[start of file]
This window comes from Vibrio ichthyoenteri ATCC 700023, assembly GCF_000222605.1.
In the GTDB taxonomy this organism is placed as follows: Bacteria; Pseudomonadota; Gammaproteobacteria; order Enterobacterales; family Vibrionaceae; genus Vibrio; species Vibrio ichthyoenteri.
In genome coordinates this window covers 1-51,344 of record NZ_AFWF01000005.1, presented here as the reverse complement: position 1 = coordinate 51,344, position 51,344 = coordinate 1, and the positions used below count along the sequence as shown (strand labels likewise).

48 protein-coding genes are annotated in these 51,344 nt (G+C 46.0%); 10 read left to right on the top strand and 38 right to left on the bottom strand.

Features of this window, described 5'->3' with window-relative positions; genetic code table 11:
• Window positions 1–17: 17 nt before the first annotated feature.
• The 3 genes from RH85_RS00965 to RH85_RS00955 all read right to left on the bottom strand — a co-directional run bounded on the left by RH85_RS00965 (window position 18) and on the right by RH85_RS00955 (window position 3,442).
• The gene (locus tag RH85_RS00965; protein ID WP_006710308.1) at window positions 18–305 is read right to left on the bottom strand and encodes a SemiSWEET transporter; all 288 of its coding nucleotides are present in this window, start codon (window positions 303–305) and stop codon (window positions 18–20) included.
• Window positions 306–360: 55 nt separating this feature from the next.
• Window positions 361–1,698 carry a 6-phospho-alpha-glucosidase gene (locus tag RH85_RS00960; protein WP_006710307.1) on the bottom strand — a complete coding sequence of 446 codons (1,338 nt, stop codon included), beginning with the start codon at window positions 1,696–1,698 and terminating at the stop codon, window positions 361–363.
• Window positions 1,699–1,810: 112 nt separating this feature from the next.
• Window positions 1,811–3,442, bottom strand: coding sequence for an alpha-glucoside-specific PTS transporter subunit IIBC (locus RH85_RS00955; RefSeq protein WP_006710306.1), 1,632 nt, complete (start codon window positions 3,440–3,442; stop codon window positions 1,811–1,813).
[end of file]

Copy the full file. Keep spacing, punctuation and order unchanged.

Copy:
This window comes from Vibrio ichthyoenteri ATCC 700023, assembly GCF_000222605.1.
In the GTDB taxonomy this organism is placed as follows: Bacteria; Pseudomonadota; Gammaproteobacteria; order Enterobacterales; family Vibrionaceae; genus Vibrio; species Vibrio ichthyoenteri.
In genome coordinates this window covers 1-51,344 of record NZ_AFWF01000005.1, presented here as the reverse complement: position 1 = coordinate 51,344, position 51,344 = coordinate 1, and the positions used below count along the sequence as shown (strand labels likewise).

48 protein-coding genes are annotated in these 51,344 nt (G+C 46.0%); 10 read left to right on the top strand and 38 right to left on the bottom strand.

Features of this window, described 5'->3' with window-relative positions; genetic code table 11:
• Window positions 1–17: 17 nt before the first annotated feature.
• The 3 genes from RH85_RS00965 to RH85_RS00955 all read right to left on the bottom strand — a co-directional run bounded on the left by RH85_RS00965 (window position 18) and on the right by RH85_RS00955 (window position 3,442).
• The gene (locus tag RH85_RS00965; protein ID WP_006710308.1) at window positions 18–305 is read right to left on the bottom strand and encodes a SemiSWEET transporter; all 288 of its coding nucleotides are present in this window, start codon (window positions 303–305) and stop codon (window positions 18–20) included.
• Window positions 306–360: 55 nt separating this feature from the next.
• Window positions 361–1,698 carry a 6-phospho-alpha-glucosidase gene (locus tag RH85_RS00960; protein WP_006710307.1) on the bottom strand — a complete coding sequence of 446 codons (1,338 nt, stop codon included), beginning with the start codon at window positions 1,696–1,698 and terminating at the stop codon, window positions 361–363.
• Window positions 1,699–1,810: 112 nt separating this feature from the next.
• Window positions 1,811–3,442, bottom strand: coding sequence for an alpha-glucoside-specific PTS transporter subunit IIBC (locus RH85_RS00955; RefSeq protein WP_006710306.1), 1,632 nt, complete (start codon window positions 3,440–3,442; stop codon window positions 1,811–1,813).